App Entwicklung – hybrid oder nativ?

Immer öfters stellt sich die Frage: Soll eine App nativ oder mit Hybrid-Technologie entwickelt werden? Um diese Frage beantworten zu können, können die Grundlagen sowie Vor- und Nachteile beider Varianten betrachtet werden.

Native App Entwicklung

Unter nativer Entwicklung versteht man, dass Apps in der Programmiersprache Java für Android und Objective-C bzw. Swift für iOS direkt mit den von den Herstellern zur Verfügung gestellten SDKs (Software Development Kits) geschrieben werden. Für Android steht dafür das Android Studio und für iOS Xcode dem Entwickler jeweils gratis zur Verfügung. Es gibt aber auch noch andere IDEs (Integrated Development Environments) wie AppCode von JetBrains, mit denen sich native Apps entwickeln lassen. Zusätzlich zu den beliebtesten mobilen Betriebssystem Android und iOS (iPhone, iPad) gibt es natürlich auch noch weitere wie Windows Phone und BlackBerry, welche je nach Zielgruppe ebenfalls unterstützt werden sollten.

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Integrating Objective-C with Swift

A Small Opening

In this article we will first go through how to integrate your Objective-C code into your new Swift code, and then go on to explain the interoperability between Swift and Objective-C and to close it all we will talk about CocoaPods. That will help you to connect existing Objective-C (Cocoa) code and libraries to new Swift projects for iOS 7 and iOS 8 apps that will run on the iPhone 6 and other iOS devices.

Objective-C integration with Swift

In the last WWDC among other stuff Apple announced their soon to be programming language Swift. After all the excitement that we all went through once we read/heard about the capabilities of Swift and after rushing and downloading Xcode 6 and iOS 8 to our computers and devices, we felt like our code is sad, alone and missing our good old libraries that we always counted on. So how do we actually use our good old libraries in our new Swift projects? For the next example we’ll create a sample app called “Colors”. The app will have one screen with six buttons whose names will be a color and its negative, for example : “black on white”, ”green on pink” etc. Once a certain button is clicked, the color and its negative will be applied to the color of the button and the view. Here comes the Objective-C code, the colors will be initiated through an Objective-C code that will take a string of a hex color and return a UIColor. Let’s begin!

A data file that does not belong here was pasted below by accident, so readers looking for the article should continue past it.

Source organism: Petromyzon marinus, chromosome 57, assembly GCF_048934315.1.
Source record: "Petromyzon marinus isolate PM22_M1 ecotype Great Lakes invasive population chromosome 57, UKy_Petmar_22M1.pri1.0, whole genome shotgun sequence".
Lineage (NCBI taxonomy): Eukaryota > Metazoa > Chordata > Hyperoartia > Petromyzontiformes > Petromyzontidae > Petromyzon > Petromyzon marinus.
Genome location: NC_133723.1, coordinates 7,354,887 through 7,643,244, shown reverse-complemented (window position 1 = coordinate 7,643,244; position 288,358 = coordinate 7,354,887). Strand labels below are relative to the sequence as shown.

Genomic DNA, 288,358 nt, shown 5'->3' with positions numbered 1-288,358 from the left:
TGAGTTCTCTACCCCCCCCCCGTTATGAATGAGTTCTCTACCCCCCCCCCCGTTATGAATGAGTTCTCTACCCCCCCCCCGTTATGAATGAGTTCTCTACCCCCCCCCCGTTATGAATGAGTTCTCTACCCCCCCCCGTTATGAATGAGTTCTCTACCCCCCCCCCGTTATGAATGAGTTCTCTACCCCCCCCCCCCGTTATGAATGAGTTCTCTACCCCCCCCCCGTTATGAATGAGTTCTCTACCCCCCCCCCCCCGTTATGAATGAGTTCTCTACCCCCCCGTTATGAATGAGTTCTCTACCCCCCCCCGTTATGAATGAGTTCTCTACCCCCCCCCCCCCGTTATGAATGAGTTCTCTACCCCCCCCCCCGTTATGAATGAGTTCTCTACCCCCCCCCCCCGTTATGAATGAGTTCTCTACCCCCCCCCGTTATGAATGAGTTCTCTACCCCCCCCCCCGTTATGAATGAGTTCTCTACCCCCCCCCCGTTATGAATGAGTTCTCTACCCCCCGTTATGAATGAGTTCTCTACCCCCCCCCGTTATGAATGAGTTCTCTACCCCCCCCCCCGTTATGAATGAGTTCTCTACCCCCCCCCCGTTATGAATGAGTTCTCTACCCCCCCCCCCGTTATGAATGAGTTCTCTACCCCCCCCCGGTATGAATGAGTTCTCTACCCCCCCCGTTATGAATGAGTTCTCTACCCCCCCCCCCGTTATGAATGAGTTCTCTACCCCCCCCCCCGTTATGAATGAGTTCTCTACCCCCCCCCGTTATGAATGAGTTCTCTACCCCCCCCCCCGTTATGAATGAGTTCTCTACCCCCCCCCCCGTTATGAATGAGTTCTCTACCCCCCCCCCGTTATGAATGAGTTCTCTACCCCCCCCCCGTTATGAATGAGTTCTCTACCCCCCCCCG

We create a simple view application project:
Creating a new Xcode project

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iOS Navigation Drawer Solutions

iOS Navigation Drawer Solutions - Side Menu

As you may know, side navigation drawers (slide-in menu, side menu) are not implemented by Apple in their standard user interface library for iOS (as opposed to Google’s Android), nevertheless they are becoming more and more important. So naturally at some point you are going to find yourself in a situation where a navigation drawer for an iPhone App is a necessary step.

Of course you as an iOS app developer can always look online for some tutorials on how to implement yourself, which basically shouldn’t be a big problem, but you should ask yourself how much of your time would you like to invest in order to make the layout to work exactly how you planned in the first place.

If that is the case, here is a good tutorial to get you started:

For of you who are looking for a faster, more elegant solution here are two cool options:


iOS 7 style side menu with parallax effect inspired by Dribbble shots. It works both with and without storyboard.


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